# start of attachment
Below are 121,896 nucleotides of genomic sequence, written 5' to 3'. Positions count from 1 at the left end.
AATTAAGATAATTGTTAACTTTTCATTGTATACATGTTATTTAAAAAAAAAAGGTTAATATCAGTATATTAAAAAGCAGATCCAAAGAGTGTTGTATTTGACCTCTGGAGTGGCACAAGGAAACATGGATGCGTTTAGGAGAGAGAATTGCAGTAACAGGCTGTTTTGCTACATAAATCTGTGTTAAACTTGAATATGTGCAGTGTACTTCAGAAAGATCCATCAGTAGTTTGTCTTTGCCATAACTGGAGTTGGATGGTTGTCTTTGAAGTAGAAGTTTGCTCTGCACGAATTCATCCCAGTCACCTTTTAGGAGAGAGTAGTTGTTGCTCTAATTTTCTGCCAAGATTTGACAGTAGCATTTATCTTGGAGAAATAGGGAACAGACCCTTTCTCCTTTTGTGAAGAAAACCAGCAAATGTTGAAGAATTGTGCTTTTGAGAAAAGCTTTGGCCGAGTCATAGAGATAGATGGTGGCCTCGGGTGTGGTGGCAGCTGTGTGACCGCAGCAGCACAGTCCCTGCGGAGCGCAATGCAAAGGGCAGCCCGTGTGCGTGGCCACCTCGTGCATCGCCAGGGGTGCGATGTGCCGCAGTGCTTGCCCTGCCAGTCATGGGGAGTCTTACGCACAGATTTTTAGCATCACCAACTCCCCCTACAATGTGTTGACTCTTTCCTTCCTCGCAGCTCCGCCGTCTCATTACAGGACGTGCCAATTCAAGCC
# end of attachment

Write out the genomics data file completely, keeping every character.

Below are 121,896 nucleotides of genomic sequence, written 5' to 3'. Positions count from 1 at the left end.
AATTAAGATAATTGTTAACTTTTCATTGTATACATGTTATTTAAAAAAAAAAGGTTAATATCAGTATATTAAAAAGCAGATCCAAAGAGTGTTGTATTTGACCTCTGGAGTGGCACAAGGAAACATGGATGCGTTTAGGAGAGAGAATTGCAGTAACAGGCTGTTTTGCTACATAAATCTGTGTTAAACTTGAATATGTGCAGTGTACTTCAGAAAGATCCATCAGTAGTTTGTCTTTGCCATAACTGGAGTTGGATGGTTGTCTTTGAAGTAGAAGTTTGCTCTGCACGAATTCATCCCAGTCACCTTTTAGGAGAGAGTAGTTGTTGCTCTAATTTTCTGCCAAGATTTGACAGTAGCATTTATCTTGGAGAAATAGGGAACAGACCCTTTCTCCTTTTGTGAAGAAAACCAGCAAATGTTGAAGAATTGTGCTTTTGAGAAAAGCTTTGGCCGAGTCATAGAGATAGATGGTGGCCTCGGGTGTGGTGGCAGCTGTGTGACCGCAGCAGCACAGTCCCTGCGGAGCGCAATGCAAAGGGCAGCCCGTGTGCGTGGCCACCTCGTGCATCGCCAGGGGTGCGATGTGCCGCAGTGCTTGCCCTGCCAGTCATGGGGAGTCTTACGCACAGATTTTTAGCATCACCAACTCCCCCTACAATGTGTTGACTCTTTCCTTCCTCGCAGCTCCGCCGTCTCATTACAGGACGTGCCAATTCAAGCC